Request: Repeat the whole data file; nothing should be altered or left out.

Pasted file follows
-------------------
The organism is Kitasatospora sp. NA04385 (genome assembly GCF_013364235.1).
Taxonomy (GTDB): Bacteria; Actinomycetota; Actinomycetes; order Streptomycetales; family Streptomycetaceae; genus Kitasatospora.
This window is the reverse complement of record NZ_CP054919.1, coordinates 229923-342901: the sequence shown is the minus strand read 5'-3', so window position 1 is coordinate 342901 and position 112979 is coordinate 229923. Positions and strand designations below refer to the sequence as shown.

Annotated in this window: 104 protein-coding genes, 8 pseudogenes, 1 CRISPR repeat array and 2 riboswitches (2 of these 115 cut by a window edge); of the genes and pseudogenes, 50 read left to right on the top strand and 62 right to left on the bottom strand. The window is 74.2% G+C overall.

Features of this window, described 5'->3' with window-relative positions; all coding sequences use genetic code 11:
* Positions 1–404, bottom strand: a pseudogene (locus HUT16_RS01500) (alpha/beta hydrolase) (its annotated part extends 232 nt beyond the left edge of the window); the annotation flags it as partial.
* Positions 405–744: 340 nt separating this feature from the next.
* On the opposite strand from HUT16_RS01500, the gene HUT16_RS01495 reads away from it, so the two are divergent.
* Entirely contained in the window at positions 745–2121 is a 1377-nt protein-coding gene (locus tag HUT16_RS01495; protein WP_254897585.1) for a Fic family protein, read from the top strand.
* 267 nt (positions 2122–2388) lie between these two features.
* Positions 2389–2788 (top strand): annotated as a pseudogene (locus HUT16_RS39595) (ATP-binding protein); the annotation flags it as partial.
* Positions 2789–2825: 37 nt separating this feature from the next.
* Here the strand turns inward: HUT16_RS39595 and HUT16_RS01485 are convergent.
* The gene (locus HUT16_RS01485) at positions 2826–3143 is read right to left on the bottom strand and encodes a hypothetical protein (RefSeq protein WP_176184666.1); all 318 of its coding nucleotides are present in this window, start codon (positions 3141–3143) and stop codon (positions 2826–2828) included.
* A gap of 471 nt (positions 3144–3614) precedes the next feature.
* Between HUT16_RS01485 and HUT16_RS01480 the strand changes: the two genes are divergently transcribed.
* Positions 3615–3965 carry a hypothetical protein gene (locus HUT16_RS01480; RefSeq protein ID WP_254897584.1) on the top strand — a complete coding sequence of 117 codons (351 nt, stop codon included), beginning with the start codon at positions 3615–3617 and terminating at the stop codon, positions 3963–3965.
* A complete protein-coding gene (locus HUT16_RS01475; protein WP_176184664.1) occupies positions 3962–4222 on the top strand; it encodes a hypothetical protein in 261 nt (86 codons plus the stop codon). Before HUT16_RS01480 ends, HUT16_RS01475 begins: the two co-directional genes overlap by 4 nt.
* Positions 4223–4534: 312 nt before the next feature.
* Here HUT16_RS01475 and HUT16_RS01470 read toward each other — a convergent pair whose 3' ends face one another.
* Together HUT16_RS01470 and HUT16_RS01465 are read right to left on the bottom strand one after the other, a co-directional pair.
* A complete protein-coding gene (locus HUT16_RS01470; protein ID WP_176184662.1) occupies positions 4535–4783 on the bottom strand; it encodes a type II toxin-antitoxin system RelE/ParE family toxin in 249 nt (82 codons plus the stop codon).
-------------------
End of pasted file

The organism is Kitasatospora sp. NA04385 (genome assembly GCF_013364235.1).
Taxonomy (GTDB): Bacteria; Actinomycetota; Actinomycetes; order Streptomycetales; family Streptomycetaceae; genus Kitasatospora.
This window is the reverse complement of record NZ_CP054919.1, coordinates 229923-342901: the sequence shown is the minus strand read 5'-3', so window position 1 is coordinate 342901 and position 112979 is coordinate 229923. Positions and strand designations below refer to the sequence as shown.

Annotated in this window: 104 protein-coding genes, 8 pseudogenes, 1 CRISPR repeat array and 2 riboswitches (2 of these 115 cut by a window edge); of the genes and pseudogenes, 50 read left to right on the top strand and 62 right to left on the bottom strand. The window is 74.2% G+C overall.

Features of this window, described 5'->3' with window-relative positions; all coding sequences use genetic code 11:
* Positions 1–404, bottom strand: a pseudogene (locus HUT16_RS01500) (alpha/beta hydrolase) (its annotated part extends 232 nt beyond the left edge of the window); the annotation flags it as partial.
* Positions 405–744: 340 nt separating this feature from the next.
* On the opposite strand from HUT16_RS01500, the gene HUT16_RS01495 reads away from it, so the two are divergent.
* Entirely contained in the window at positions 745–2121 is a 1377-nt protein-coding gene (locus tag HUT16_RS01495; protein WP_254897585.1) for a Fic family protein, read from the top strand.
* 267 nt (positions 2122–2388) lie between these two features.
* Positions 2389–2788 (top strand): annotated as a pseudogene (locus HUT16_RS39595) (ATP-binding protein); the annotation flags it as partial.
* Positions 2789–2825: 37 nt separating this feature from the next.
* Here the strand turns inward: HUT16_RS39595 and HUT16_RS01485 are convergent.
* The gene (locus HUT16_RS01485) at positions 2826–3143 is read right to left on the bottom strand and encodes a hypothetical protein (RefSeq protein WP_176184666.1); all 318 of its coding nucleotides are present in this window, start codon (positions 3141–3143) and stop codon (positions 2826–2828) included.
* A gap of 471 nt (positions 3144–3614) precedes the next feature.
* Between HUT16_RS01485 and HUT16_RS01480 the strand changes: the two genes are divergently transcribed.
* Positions 3615–3965 carry a hypothetical protein gene (locus HUT16_RS01480; RefSeq protein ID WP_254897584.1) on the top strand — a complete coding sequence of 117 codons (351 nt, stop codon included), beginning with the start codon at positions 3615–3617 and terminating at the stop codon, positions 3963–3965.
* A complete protein-coding gene (locus HUT16_RS01475; protein WP_176184664.1) occupies positions 3962–4222 on the top strand; it encodes a hypothetical protein in 261 nt (86 codons plus the stop codon). Before HUT16_RS01480 ends, HUT16_RS01475 begins: the two co-directional genes overlap by 4 nt.
* Positions 4223–4534: 312 nt before the next feature.
* Here HUT16_RS01475 and HUT16_RS01470 read toward each other — a convergent pair whose 3' ends face one another.
* Together HUT16_RS01470 and HUT16_RS01465 are read right to left on the bottom strand one after the other, a co-directional pair.
* A complete protein-coding gene (locus HUT16_RS01470; protein ID WP_176184662.1) occupies positions 4535–4783 on the bottom strand; it encodes a type II toxin-antitoxin system RelE/ParE family toxin in 249 nt (82 codons plus the stop codon).